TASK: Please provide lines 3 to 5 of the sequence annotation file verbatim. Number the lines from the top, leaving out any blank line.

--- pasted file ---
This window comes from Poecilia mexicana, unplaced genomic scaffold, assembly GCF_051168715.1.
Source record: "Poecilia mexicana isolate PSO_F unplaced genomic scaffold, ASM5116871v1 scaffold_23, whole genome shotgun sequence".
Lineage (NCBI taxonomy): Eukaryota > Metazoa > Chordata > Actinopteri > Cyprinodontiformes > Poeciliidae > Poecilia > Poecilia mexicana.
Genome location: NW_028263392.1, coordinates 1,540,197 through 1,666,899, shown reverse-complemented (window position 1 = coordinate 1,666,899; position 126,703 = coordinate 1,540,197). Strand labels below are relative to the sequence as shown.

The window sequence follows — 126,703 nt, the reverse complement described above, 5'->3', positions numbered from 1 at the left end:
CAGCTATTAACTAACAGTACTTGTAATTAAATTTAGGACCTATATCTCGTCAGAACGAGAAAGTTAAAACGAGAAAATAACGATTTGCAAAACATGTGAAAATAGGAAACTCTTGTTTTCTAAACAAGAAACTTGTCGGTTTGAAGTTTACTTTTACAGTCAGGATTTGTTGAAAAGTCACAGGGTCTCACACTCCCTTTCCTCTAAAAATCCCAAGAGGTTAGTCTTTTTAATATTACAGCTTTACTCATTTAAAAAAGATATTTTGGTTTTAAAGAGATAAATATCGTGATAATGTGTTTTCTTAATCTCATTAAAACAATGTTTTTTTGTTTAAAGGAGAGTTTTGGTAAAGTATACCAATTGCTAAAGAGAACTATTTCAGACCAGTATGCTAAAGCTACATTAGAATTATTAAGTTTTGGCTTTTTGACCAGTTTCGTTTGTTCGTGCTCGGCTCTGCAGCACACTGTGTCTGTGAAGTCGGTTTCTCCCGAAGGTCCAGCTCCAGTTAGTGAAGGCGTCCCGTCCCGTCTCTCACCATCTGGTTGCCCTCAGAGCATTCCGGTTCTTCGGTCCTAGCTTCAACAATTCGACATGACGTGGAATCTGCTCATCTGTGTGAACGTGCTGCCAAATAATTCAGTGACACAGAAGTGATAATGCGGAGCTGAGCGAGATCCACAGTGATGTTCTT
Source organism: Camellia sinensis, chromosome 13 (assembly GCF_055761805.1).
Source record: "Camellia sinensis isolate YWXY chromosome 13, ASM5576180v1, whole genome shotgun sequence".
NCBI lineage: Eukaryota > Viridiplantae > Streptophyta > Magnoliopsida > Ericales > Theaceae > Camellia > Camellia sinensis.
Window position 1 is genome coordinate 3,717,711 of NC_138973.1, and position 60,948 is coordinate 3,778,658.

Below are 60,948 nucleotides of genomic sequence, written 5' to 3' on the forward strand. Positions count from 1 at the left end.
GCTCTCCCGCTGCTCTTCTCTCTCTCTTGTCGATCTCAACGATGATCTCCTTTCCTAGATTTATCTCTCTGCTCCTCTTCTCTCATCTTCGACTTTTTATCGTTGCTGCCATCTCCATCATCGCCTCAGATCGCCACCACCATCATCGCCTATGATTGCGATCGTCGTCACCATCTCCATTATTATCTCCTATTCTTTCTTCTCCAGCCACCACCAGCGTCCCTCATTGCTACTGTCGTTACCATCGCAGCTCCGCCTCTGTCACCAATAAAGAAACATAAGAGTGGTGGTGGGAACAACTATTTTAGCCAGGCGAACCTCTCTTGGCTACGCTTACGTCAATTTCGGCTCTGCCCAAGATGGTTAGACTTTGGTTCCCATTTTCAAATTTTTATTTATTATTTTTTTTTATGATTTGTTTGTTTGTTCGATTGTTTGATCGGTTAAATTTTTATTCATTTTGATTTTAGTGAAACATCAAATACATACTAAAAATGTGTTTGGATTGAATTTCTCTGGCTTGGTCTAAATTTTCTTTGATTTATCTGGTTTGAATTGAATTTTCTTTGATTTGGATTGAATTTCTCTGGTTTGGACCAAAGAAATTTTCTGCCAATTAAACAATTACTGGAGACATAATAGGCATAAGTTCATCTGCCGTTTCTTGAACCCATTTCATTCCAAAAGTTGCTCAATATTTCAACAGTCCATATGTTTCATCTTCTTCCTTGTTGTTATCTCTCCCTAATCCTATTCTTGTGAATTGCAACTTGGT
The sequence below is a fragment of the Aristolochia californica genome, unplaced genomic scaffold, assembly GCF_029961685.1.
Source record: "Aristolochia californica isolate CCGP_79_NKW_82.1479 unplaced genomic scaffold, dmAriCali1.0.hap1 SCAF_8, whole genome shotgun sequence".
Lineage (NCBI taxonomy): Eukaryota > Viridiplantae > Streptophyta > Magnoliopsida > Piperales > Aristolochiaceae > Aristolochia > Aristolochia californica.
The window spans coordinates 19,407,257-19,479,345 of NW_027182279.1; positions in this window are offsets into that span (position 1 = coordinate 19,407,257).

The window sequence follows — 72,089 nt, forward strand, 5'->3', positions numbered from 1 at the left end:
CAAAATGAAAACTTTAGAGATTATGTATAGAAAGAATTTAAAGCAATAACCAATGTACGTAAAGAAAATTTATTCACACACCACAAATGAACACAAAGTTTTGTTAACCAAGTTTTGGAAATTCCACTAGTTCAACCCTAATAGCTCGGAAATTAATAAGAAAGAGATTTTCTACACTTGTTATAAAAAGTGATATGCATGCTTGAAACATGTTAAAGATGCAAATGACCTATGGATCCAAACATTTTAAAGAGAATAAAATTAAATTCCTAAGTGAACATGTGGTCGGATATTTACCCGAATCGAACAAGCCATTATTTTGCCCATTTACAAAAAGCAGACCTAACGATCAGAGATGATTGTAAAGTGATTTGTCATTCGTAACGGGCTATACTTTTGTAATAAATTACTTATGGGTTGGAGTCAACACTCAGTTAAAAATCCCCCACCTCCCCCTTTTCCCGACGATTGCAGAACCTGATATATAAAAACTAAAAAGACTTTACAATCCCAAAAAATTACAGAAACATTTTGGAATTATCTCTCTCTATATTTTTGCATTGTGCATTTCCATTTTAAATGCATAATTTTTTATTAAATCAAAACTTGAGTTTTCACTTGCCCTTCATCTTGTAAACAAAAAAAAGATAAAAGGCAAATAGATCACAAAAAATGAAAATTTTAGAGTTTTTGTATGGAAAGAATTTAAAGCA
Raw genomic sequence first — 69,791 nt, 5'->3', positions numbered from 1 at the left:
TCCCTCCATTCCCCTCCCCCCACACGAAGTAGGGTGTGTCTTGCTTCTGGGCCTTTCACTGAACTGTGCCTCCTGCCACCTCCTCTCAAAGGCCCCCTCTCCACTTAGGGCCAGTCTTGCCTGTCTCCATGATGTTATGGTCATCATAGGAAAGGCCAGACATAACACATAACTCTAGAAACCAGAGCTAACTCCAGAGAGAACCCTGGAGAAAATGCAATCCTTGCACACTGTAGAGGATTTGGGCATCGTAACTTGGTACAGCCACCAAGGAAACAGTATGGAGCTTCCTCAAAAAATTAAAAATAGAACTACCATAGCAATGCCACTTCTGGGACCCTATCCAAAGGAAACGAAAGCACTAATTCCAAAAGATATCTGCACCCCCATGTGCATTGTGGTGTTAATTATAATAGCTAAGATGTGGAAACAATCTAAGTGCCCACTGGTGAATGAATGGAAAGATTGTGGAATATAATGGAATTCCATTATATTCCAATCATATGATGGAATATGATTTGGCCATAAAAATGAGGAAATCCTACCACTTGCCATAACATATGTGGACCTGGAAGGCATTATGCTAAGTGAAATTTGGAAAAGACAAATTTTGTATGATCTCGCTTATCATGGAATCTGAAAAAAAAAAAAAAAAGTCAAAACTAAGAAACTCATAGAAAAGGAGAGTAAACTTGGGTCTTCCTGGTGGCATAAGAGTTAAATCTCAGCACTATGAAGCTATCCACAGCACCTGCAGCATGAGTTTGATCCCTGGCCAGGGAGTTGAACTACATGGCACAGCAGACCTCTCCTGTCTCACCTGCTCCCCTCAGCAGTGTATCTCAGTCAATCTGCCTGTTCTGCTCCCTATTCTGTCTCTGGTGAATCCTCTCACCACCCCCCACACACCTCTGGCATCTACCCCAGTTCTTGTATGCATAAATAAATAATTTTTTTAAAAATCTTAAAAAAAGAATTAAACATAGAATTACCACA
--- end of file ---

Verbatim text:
Lineage (NCBI taxonomy): Eukaryota > Metazoa > Chordata > Actinopteri > Cyprinodontiformes > Poeciliidae > Poecilia > Poecilia mexicana.
Genome location: NW_028263392.1, coordinates 1,540,197 through 1,666,899, shown reverse-complemented (window position 1 = coordinate 1,666,899; position 126,703 = coordinate 1,540,197). Strand labels below are relative to the sequence as shown.

The window sequence follows — 126,703 nt, the reverse complement described above, 5'->3', positions numbered from 1 at the left end: